8 M.W. Buie, et al., “Orbits and photometry of Pluto’s satellites, Charon, S/2005 P1, and S/2005 P2,” Astronom. J., 132(1): 290-8, 2006. 45
9 J.L. Elliot, et al., “Changes in Pluto’s atmosphere, 1988-2006,” Astronom. J., 134(1): 1-13, 2007 33
10 E. Lellouch, et al., “Pluto’s lower atmosphere structure and methane abundance from high-resolution spectroscopy and stellar occultations,” Astronom. & Astrophys., 495(3): L17-21, 2009. 32
SOURCE: Thomson Reuters Web of Science

There are three categories of planets in the solar system. Mercury, Venus, Earth and Mars are the inner four “terrestrial” planets, small and rocky. Jupiter, Saturn, Uranus and Neptune add weight as the outer four “gas giants.” Pluto is in a third classification as the largest of the “ice dwarfs” at the edge of the planetary system. What the New Horizons mission is all about is mapping the surface composition, characterizing the geomorphology, and probing the neutral atmosphere and its escape rate.

In Table 1, Papers #1 and #2 on the size distribution of objects in the outer solar system, and the cratering rate, are relevant to New Horizons because they give a historical account of the remnants of the formation of the solar system. A fundamental purpose of New Horizons is to investigate the environment of the trans-Neptunian solar system

The seven instruments on New Horizons include an imaging spectrometer to probe atmospheric composition and planet structure. The key papers in Table 1 concerning the atmosphere are #9 on changes in Pluto’s atmosphere 1988 to 2006, and #10 on the lower atmosphere.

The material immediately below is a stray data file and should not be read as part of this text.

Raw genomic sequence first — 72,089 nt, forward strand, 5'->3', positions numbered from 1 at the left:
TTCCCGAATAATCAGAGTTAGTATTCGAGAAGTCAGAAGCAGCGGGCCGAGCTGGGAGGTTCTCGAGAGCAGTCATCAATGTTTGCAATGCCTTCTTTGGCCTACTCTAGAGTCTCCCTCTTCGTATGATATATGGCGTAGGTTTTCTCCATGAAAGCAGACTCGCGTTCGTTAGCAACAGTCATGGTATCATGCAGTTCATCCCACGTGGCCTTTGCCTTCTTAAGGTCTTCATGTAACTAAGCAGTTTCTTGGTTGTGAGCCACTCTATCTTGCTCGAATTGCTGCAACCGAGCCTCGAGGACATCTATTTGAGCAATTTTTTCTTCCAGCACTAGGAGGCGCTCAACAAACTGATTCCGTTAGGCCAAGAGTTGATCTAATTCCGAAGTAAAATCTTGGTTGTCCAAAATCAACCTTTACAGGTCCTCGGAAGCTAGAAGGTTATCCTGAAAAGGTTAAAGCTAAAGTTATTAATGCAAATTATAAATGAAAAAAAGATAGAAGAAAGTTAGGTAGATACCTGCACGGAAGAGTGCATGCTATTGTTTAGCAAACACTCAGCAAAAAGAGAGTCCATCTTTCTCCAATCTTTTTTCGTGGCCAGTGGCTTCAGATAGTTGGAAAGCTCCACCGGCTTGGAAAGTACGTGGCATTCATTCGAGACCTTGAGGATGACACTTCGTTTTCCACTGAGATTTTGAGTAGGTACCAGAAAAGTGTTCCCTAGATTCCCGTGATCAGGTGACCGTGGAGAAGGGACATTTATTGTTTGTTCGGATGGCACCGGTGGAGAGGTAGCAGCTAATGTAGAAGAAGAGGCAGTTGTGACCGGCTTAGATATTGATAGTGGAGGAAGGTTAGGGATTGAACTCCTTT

Papers #3, 4, 5, and 7 are about the properties of methane ice. Pluto’s surface has a crust of nitrogen and methane ice overlying water ice. The key paper in this quartet is #7 by William Grundy and Marc Buie, which presents near-infrared spectra of the planet Pluto obtained at Lowell Observatory on 83 nights during 1995-1998. The paper sketches a uniquely detailed picture of the physical distribution of CO, N2, and CH4 ices on Pluto’s surface.

Will Grundy (Lowell Observatory, Flagstaff, Arizona) is a co-investigator on New Horizons, heading the mission’s surface composition team. He offered the following forward look: “With the New Horizons encounter, we'll receive a huge flood of much more detailed information all at once, not at all like we're used to. The whole nature of how we work with the data will change dramatically, when there's far too much for one person to look at all at once on their computer screen.”


The Kuiper Belt is the largest structure in the planetary system, extending from 4.5 x 1010 km (Neptune’s orbit) to 7.5 x 1010 km. David Jewitt (then at the University of Hawaii) and his doctoral student Jane Luu (University of California, Berkeley) discovered the first Kuiper Belt object (KBO) in 1992. In recognition of their discovery they received in 2012 the prestigious Shaw Prize in Astronomy as well as the Kavli Prize in Astrophysics.

The number of known KBOs exceeds 1,000, and there are suggestions that it includes more than 100,000 objects with a diameter greater than 100 km. Most KBOs have surfaces of frozen volatiles, principally methane, ammonia, and water, with similarities to comets, and in contrast to the asteroids, which are rocky.

To assess the impact of research on the Kuiper Belt, ScienceWatch sought papers published between 2001 and 2013, with the search terms “Kuiper Belt” and its acronyms. This 21st century analysis produced 1,186 papers that have been cited 24,063 times in 6,898 articles. Figure 1 shows that since 2003 the number of papers published each year has averaged about 100. The yearly count of citations grew rapidly before settling at 2,500-plus from 2009.